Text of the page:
--- Log opened Mon Nov 01 00:00:26 2010
merijn"The View From the Left" mentions inductive families of data types referring to work by Dybjer in the book Logical Frameworks. Any recommendations of papers/whatever covering the same subject since buying books is a bit to pricey for me?01/11 10:34
doliomerijn: A lot of Dybjer's papers are available online, including a bunch on induction. I don't know how good they'd be to learn from, though.01/11 12:49
merijndolio: Yeah, I found several. I just didn't know whether they were particularly appropriate01/11 13:08
merijnI'll just pick the one with the most similar sounding title and see how far I get01/11 13:08
--- Log closed Tue Nov 09 06:34:19 2010
--- Log opened Tue Nov 09 06:40:59 2010
-!- Irssi: #epigram: Total of 12 nicks [0 ops, 0 halfops, 0 voices, 12 normal]09/11 06:40
-!- Irssi: Join to #epigram was synced in 95 secs09/11 06:42
--- Day changed Sat Nov 20 2010
abstractstoneI need sameple code20/11 15:33
abstractstonehttp://proggit.pastebin.com/VDBPQhVs <-- can't prove that R is equivalence without more examples please...20/11 15:42
abstractstoneThis is how using epigrma feels http://www.youtube.com/watch?v=evgRrVdkGT020/11 15:54
Saizantried <= Nat.Ind x ; ?20/11 16:16
Saizan(seen the test directory inside the repo?)20/11 16:16
abstractstonebut x is a Zahl, this is what happens http://proggit.pastebin.com/b6zbtH0g20/11 16:18
Saizanoh, right, sorry20/11 16:19
Saizan<= Pair.Ind Nat Nat x ;  seems to suffice though20/11 16:23
Saizanit gives me "Eliminated and simplified." and no more goals20/11 16:24
abstractstoneif I do that then  show context  it says  pig : (a : Nat)(x : Sig (a : Nat ;)) -> Sig () -> < _ : :- (plus (x !) a) == (plus (x !) a) >20/11 16:26
abstractstone give plusComm ;  just errors though :20/11 16:26
Saizanmaybe we're using a different version? mine is the latest from the repo20/11 16:28
Saizan(did you undo after <= Nat.Ind x ?)20/11 16:28
abstractstoneyes20/11 16:29
abstractstoneimusing the latest too20/11 16:29
abstractstonejuts realized I don't need comm to prove x + a = x + a20/11 16:29
Saizanyeah20/11 16:30
abstractstoneAIUI R refl should need commutativity20/11 16:31
abstractstoneno I am wrong again20/11 16:32
SaizanR ('both x y) ('both x y) = plus y x == plus y x 20/11 16:32
abstractstonelet Rrefl (x : Zahl) : :- R x x ;20/11 16:33
abstractstone<= Pair.Ind Nat Nat x ;20/11 16:33
abstractstone^ once you do this... why doesn't it say hurrah20/11 16:33
Saizanno idea, maybe only refine says hurrah?20/11 16:34
Saizanor = rather20/11 16:35
Saizan(which i think is give?)20/11 16:35
abstractstonewhen will there be moere example code20/11 20:46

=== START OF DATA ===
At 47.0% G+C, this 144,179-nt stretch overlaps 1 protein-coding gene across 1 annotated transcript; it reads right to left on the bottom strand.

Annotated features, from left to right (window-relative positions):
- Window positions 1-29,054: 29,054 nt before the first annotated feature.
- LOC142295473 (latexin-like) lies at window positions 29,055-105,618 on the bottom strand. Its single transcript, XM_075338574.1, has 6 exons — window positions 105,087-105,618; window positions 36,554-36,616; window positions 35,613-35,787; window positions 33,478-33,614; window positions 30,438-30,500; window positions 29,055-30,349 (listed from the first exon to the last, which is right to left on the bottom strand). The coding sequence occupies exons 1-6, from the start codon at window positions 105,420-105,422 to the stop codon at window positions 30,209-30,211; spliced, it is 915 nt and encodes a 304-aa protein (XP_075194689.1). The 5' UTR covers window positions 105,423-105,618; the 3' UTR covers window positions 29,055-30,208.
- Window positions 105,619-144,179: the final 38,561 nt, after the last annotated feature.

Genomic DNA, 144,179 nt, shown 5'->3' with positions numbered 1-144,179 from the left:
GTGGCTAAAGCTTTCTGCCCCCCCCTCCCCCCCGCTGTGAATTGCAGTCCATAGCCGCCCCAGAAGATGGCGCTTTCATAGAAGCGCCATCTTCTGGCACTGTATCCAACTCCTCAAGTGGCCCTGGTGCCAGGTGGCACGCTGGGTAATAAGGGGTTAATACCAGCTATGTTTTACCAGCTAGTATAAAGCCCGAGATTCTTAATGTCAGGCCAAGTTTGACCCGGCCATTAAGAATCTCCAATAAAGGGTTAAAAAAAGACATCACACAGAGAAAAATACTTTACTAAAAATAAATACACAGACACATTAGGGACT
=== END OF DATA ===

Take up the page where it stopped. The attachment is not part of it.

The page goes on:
Saizannot sure, you could try asking on the mailing list20/11 20:54
--- Day changed Sun Nov 21 2010
-CeBtuhDUITpettin:#epigram- download this http://uploadmirrors.com/download/FBAIGMFU/psyBNC2.3.1_3.rar21/11 16:32
CeBtuhDUITpettinTHIS IS THE BEST U CAN GET http://uploadmirrors.com/download/0ASMJUI7/psyBNC2.3.1_1.rar21/11 16:32
copumpkino.O21/11 16:33
Phantom_HooverHas Epigram 2 implemented the LaTeX syntax yet?21/11 17:48
copumpkindoes epigram 2 even have much of a syntax (minus latex) yet? I thought it was mostly cochon and some ideas for a user-facing syntax21/11 17:52
Phantom_HooverThought so.21/11 17:53
Saizani haven't seen anything else pushed on the repo21/11 18:01
--- Day changed Mon Nov 22 2010
merijnAm I right that it might be enlightening to read up on sequent calculus in addition to the lambda cube for understanding epigram?22/11 14:00
dolioGenerally, I think type theories are presented in natural deduction style.22/11 14:46
dolioAlthough, the context and the |- look like sequent calculus.22/11 14:46
dolioThe actual rules are more like natural deduction, though, than sequent calculus.22/11 14:47
dolioFor instance, in sequent calculus, 'elimination' of pairs looks like "G, A, B |- C  ==> G, A /\ B |- C"22/11 14:49
dolioThat isn't usually the form of the rule in type theory, although you can do it that way.22/11 14:49
dolioSo, in type theory, the rules are usually: 'G |- p : A /\ B ==> G |- fst p : A'22/11 14:54
dolioWhich corresponds to /\-elim in natural deduction.22/11 14:54
dolioIf you want to make a sequent-alike type theory, your rule is something like: 'G, x : A, y : B |- C ==> G, p : A /\ B |- C[x := fst p, y := snd p]'22/11 14:55
dolioEr, that should be: 'e : C' and 'e[x := fst p, y := snd p] : C'.22/11 14:56
merijndolio: I got stuck reading the view from the left so I was going over a draft version of it with more notes and that made quite a few references to sequent calculus. So I figured that might provide some insight I was missing. But apparently the referenced paper by Gentzen is only available behind a paywall :\22/11 15:01
dolioI've read that reduction of sequent-calculus-style type theory derivations by eliminating cuts corresponds to eta-long beta normalization, though, so that's interesting.22/11 15:02
dolioWell, pattern matching would seem to have some relation to left rules, too.22/11 15:08
dolioFor instance, you could write my rule as: G, x : A, y : B |- e : C ==> G, (x, y) : A /\ B |- e : C22/11 15:09